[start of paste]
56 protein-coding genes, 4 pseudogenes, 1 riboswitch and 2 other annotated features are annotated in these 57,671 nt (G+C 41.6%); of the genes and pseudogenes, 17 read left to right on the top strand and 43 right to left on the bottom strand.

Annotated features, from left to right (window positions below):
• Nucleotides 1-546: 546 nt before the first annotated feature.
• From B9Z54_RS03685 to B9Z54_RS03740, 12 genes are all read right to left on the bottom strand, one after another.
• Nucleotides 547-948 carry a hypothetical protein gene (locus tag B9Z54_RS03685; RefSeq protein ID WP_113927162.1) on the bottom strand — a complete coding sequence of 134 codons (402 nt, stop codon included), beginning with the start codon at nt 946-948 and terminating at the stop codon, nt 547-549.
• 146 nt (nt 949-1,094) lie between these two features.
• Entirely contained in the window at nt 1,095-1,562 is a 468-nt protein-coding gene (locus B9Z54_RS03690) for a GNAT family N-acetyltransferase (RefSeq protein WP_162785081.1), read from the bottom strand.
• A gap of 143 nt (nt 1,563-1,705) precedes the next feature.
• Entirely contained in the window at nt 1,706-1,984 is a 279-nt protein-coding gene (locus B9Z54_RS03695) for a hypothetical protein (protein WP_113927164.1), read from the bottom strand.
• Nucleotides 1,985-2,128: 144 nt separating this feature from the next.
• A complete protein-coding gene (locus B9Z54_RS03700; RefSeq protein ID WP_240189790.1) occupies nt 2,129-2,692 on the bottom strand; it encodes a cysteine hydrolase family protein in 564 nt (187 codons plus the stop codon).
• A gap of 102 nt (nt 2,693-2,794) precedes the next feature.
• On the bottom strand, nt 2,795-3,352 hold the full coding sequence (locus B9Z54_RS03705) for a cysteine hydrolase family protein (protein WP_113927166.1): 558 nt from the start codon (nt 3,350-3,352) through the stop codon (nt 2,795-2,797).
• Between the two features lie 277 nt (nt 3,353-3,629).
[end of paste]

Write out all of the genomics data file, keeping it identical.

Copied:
56 protein-coding genes, 4 pseudogenes, 1 riboswitch and 2 other annotated features are annotated in these 57,671 nt (G+C 41.6%); of the genes and pseudogenes, 17 read left to right on the top strand and 43 right to left on the bottom strand.

Annotated features, from left to right (window positions below):
• Nucleotides 1-546: 546 nt before the first annotated feature.
• From B9Z54_RS03685 to B9Z54_RS03740, 12 genes are all read right to left on the bottom strand, one after another.
• Nucleotides 547-948 carry a hypothetical protein gene (locus tag B9Z54_RS03685; RefSeq protein ID WP_113927162.1) on the bottom strand — a complete coding sequence of 134 codons (402 nt, stop codon included), beginning with the start codon at nt 946-948 and terminating at the stop codon, nt 547-549.
• 146 nt (nt 949-1,094) lie between these two features.
• Entirely contained in the window at nt 1,095-1,562 is a 468-nt protein-coding gene (locus B9Z54_RS03690) for a GNAT family N-acetyltransferase (RefSeq protein WP_162785081.1), read from the bottom strand.
• A gap of 143 nt (nt 1,563-1,705) precedes the next feature.
• Entirely contained in the window at nt 1,706-1,984 is a 279-nt protein-coding gene (locus B9Z54_RS03695) for a hypothetical protein (protein WP_113927164.1), read from the bottom strand.
• Nucleotides 1,985-2,128: 144 nt separating this feature from the next.
• A complete protein-coding gene (locus B9Z54_RS03700; RefSeq protein ID WP_240189790.1) occupies nt 2,129-2,692 on the bottom strand; it encodes a cysteine hydrolase family protein in 564 nt (187 codons plus the stop codon).
• A gap of 102 nt (nt 2,693-2,794) precedes the next feature.
• On the bottom strand, nt 2,795-3,352 hold the full coding sequence (locus B9Z54_RS03705) for a cysteine hydrolase family protein (protein WP_113927166.1): 558 nt from the start codon (nt 3,350-3,352) through the stop codon (nt 2,795-2,797).
• Between the two features lie 277 nt (nt 3,353-3,629).